The Real Deal


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This Real Deal comes from the 2009 Hunt Valley regional in Maryland. Take these West cards from a knockout match with both sides vulnerable:
♠ J 8 7 5    —   A K 10 8 2   ♣ J 9 8 7

Your left-hand opponent opens 1and RHO responds 1. I like to enter the auction at a low level, but the opponents have bid my best suit.
A takeout double (to indicate spades and clubs) is possible, but feels like a bit much. So, you pass and LHO rebids 1NT. RHO now bids 2. Will you act this time?

It is a bit dangerous, but I would double for takeout. Why this time? In effect, you are in balancing seat. Surely, the 2 bid is signoff — LHO is not bidding again. Partner won’t
be able to balance (he probably has some heart length). So, it is up to you. Do you really want to make the opening lead against 2? The opponents probably have at least eight hearts
(partner might have overcalled if he had five). You should have a nice fit your way. You can’t make a living by going quietly in such situations.

You make a takeout double and partner bids 3♣. This is passed around to LHO who competes to 3.

This is passed back to you, and this has been the bidding:

West North East South
1 Pass 1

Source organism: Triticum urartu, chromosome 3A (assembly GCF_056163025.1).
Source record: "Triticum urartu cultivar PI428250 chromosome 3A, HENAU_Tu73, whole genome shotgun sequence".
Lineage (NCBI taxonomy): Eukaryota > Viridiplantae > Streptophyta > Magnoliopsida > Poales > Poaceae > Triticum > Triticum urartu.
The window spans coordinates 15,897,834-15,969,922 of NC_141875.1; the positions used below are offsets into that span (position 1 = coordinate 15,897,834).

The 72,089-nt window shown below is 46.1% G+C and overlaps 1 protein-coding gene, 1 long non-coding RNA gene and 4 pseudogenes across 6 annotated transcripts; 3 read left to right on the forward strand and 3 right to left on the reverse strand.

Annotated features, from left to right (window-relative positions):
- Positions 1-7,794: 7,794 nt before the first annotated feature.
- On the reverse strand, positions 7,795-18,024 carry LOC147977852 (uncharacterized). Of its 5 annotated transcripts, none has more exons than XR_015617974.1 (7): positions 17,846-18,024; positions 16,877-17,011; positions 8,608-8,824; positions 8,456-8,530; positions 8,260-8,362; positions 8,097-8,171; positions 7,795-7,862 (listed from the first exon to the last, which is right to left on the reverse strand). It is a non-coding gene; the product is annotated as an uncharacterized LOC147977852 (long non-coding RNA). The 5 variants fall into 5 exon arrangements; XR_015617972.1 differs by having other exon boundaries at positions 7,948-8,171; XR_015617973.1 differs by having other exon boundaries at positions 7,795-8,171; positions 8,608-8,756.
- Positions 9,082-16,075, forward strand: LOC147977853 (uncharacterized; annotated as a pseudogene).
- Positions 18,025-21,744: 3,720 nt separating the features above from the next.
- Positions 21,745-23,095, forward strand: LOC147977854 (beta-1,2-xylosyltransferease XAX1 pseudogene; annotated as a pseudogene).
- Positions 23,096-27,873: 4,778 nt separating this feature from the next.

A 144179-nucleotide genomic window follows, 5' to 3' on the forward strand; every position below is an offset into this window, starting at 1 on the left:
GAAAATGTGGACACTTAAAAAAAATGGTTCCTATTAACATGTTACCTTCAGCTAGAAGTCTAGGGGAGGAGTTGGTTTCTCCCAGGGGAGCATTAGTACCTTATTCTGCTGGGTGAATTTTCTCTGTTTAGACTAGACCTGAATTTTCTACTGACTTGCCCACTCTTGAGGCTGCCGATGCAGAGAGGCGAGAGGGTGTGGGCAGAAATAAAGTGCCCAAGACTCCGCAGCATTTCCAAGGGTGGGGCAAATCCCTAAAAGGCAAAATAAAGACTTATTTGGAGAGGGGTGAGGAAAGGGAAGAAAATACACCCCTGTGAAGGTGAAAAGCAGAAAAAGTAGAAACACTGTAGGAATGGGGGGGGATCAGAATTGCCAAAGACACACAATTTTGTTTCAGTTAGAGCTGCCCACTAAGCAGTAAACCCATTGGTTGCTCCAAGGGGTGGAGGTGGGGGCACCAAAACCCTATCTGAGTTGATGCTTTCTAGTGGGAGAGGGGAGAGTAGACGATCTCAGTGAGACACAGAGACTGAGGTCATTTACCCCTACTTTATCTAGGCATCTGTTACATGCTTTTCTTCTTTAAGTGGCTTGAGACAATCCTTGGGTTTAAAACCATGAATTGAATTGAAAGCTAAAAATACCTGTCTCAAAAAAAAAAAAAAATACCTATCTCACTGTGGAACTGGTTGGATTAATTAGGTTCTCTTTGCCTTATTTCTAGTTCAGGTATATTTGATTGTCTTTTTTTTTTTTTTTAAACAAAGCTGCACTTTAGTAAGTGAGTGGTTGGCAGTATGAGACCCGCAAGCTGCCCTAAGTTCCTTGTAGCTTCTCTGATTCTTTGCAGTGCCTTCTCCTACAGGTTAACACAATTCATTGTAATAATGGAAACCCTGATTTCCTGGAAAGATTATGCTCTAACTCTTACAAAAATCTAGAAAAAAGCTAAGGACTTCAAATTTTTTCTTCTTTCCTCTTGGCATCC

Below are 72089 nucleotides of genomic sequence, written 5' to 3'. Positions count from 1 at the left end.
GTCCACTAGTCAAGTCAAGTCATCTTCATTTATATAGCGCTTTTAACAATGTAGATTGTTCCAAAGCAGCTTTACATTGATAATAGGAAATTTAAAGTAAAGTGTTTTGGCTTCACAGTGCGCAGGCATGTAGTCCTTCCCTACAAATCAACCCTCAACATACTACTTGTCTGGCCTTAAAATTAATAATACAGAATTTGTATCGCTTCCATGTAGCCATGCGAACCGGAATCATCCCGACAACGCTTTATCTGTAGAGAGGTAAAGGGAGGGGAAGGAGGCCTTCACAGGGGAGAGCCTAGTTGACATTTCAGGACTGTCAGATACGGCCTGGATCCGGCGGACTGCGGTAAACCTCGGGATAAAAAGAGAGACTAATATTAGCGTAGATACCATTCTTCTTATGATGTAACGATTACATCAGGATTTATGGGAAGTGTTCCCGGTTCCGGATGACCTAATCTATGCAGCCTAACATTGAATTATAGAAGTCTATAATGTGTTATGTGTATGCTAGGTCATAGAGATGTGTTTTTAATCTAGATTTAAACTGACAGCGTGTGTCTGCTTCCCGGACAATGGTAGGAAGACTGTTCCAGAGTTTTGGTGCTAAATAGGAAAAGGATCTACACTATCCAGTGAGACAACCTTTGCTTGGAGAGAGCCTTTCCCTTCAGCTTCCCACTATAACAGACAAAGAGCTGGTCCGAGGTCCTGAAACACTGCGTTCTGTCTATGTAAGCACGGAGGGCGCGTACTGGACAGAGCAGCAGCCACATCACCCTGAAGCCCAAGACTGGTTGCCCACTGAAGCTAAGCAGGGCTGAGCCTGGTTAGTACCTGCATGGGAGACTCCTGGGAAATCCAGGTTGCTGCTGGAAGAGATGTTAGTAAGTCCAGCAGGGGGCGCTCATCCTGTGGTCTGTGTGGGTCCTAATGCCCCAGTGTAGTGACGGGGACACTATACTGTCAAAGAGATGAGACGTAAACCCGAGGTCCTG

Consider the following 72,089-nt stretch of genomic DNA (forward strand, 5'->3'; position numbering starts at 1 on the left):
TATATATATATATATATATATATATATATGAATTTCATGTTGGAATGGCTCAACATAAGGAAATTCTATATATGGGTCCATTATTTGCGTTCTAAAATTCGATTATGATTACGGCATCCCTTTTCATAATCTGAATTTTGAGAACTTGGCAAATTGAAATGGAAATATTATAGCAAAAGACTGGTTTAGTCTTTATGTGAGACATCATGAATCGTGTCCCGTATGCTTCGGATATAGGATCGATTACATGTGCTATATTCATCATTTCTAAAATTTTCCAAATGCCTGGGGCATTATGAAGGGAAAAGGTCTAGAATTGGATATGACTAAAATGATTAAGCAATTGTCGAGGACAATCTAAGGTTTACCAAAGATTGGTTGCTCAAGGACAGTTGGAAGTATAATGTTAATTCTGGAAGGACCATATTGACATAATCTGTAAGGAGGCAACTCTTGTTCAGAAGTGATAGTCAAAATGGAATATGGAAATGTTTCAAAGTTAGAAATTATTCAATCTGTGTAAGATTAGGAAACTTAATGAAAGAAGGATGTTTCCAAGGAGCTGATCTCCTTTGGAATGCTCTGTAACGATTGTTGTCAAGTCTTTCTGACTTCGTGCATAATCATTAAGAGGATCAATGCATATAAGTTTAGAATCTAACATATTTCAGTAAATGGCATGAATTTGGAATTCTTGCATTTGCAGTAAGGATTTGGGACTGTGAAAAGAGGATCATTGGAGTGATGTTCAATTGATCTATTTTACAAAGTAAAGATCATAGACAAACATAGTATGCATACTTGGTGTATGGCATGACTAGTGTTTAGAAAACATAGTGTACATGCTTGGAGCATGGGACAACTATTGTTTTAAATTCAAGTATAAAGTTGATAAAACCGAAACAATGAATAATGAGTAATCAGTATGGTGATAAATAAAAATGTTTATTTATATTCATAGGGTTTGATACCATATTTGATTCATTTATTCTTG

Pass 1NT Pass 2
Dbl Pass 3♣ Pass
Pass 3 Pass Pass
?

Now what? Enough is enough. You should pass. The general rule on these competitive auctions is to push your opponents to the three level, butthen call it a day. You lead the A,
and see:

♠ A K 2
K 10 2
9 7 5 3
♣ A 3 2
♠ J 87 5
A K 10 8 2
♣ J 9 8 7

Partner plays the 6 and declarer the jack. You continue with the K, partner completing a high-low and declarer dropping the queen. Now what?

More diamonds will set up dummy’s 9, so you shift to a black suit. Which one?

Even though partner bid clubs, that suit can wait. A spade switch is best. If declarer has the ♠Q, nothing you do matters, but if partner has the ♠Q, you want to set up your spade trick. Declarer might have ♣Q x and three low spades. If you switch to clubs, partner will get his king, but declarer will later take the ♣Q and throw a spade on dummy’s ♣A. On your spade switch, dummy wins the ace and starts trump. This was the full deal:

♠ A K 2
K 10 2
9 7 5 3
♣ A 3 2
♠ J 9 7 5 ♠ Q 6 3
A 5 4 3
A K 10 8 2 6 4
♣ J 9 8 7 ♣ K 10 5 4
♠ 10 8 4
Q J 9 8 7 6
Q J
♣ Q 6

Your spade switch was indeed necessary. Partner wins his A, and is careful to continue spades with the queen. If he carelessly plays a low spade to your jack and dummy’s king,
he is in trouble. Declarer can draw trump and exit with the third spade to endplay partner to lead from his ♣K. But when partner exits instead with the ♠Q, the defensive work is done. You will get your ♠J and eventually partner’s ♣K for down one.

I live for deals like this. First, you push the opposition from the two to the three level (the most important job in bridge). Then, you don’t screw up the good work by over-competing to 4♣. Then you use defensive logic (with your partner complying) to go plus on the deal.

These competitive partscore battles “in the trenches” are crucial. Scoring plus 100 (which wins 5 IMPs) is more fun for me than bidding and making a grand slam.

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